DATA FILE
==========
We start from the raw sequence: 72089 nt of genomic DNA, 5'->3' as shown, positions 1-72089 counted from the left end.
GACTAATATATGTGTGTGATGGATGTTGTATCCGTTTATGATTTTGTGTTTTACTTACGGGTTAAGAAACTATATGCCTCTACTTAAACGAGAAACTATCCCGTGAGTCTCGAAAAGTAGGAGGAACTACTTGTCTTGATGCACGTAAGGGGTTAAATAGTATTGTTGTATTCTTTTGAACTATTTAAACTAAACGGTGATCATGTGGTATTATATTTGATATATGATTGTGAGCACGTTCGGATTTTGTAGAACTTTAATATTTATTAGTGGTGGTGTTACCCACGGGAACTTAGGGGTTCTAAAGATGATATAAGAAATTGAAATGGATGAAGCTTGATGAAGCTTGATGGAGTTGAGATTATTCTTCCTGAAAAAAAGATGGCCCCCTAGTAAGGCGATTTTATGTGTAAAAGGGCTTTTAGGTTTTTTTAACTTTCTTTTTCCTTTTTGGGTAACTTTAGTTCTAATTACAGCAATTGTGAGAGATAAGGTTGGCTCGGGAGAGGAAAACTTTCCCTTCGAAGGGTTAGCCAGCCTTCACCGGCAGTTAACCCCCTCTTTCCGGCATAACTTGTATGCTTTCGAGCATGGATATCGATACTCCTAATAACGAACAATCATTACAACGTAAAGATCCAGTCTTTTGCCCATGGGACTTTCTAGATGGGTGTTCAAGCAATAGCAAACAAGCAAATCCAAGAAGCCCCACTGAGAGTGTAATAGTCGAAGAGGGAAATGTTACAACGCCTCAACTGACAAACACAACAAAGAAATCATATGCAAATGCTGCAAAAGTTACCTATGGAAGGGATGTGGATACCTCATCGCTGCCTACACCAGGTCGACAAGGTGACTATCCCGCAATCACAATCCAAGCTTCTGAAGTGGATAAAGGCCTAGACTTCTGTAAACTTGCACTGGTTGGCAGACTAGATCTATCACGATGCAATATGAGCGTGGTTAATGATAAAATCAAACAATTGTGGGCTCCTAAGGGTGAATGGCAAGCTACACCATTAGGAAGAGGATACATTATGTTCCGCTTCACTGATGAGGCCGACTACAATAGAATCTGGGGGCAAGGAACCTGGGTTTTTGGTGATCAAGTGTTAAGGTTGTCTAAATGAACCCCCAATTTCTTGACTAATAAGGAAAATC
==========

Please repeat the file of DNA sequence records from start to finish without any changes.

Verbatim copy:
We start from the raw sequence: 72089 nt of genomic DNA, 5'->3' as shown, positions 1-72089 counted from the left end.
GACTAATATATGTGTGTGATGGATGTTGTATCCGTTTATGATTTTGTGTTTTACTTACGGGTTAAGAAACTATATGCCTCTACTTAAACGAGAAACTATCCCGTGAGTCTCGAAAAGTAGGAGGAACTACTTGTCTTGATGCACGTAAGGGGTTAAATAGTATTGTTGTATTCTTTTGAACTATTTAAACTAAACGGTGATCATGTGGTATTATATTTGATATATGATTGTGAGCACGTTCGGATTTTGTAGAACTTTAATATTTATTAGTGGTGGTGTTACCCACGGGAACTTAGGGGTTCTAAAGATGATATAAGAAATTGAAATGGATGAAGCTTGATGAAGCTTGATGGAGTTGAGATTATTCTTCCTGAAAAAAAGATGGCCCCCTAGTAAGGCGATTTTATGTGTAAAAGGGCTTTTAGGTTTTTTTAACTTTCTTTTTCCTTTTTGGGTAACTTTAGTTCTAATTACAGCAATTGTGAGAGATAAGGTTGGCTCGGGAGAGGAAAACTTTCCCTTCGAAGGGTTAGCCAGCCTTCACCGGCAGTTAACCCCCTCTTTCCGGCATAACTTGTATGCTTTCGAGCATGGATATCGATACTCCTAATAACGAACAATCATTACAACGTAAAGATCCAGTCTTTTGCCCATGGGACTTTCTAGATGGGTGTTCAAGCAATAGCAAACAAGCAAATCCAAGAAGCCCCACTGAGAGTGTAATAGTCGAAGAGGGAAATGTTACAACGCCTCAACTGACAAACACAACAAAGAAATCATATGCAAATGCTGCAAAAGTTACCTATGGAAGGGATGTGGATACCTCATCGCTGCCTACACCAGGTCGACAAGGTGACTATCCCGCAATCACAATCCAAGCTTCTGAAGTGGATAAAGGCCTAGACTTCTGTAAACTTGCACTGGTTGGCAGACTAGATCTATCACGATGCAATATGAGCGTGGTTAATGATAAAATCAAACAATTGTGGGCTCCTAAGGGTGAATGGCAAGCTACACCATTAGGAAGAGGATACATTATGTTCCGCTTCACTGATGAGGCCGACTACAATAGAATCTGGGGGCAAGGAACCTGGGTTTTTGGTGATCAAGTGTTAAGGTTGTCTAAATGAACCCCCAATTTCTTGACTAATAAGGAAAATC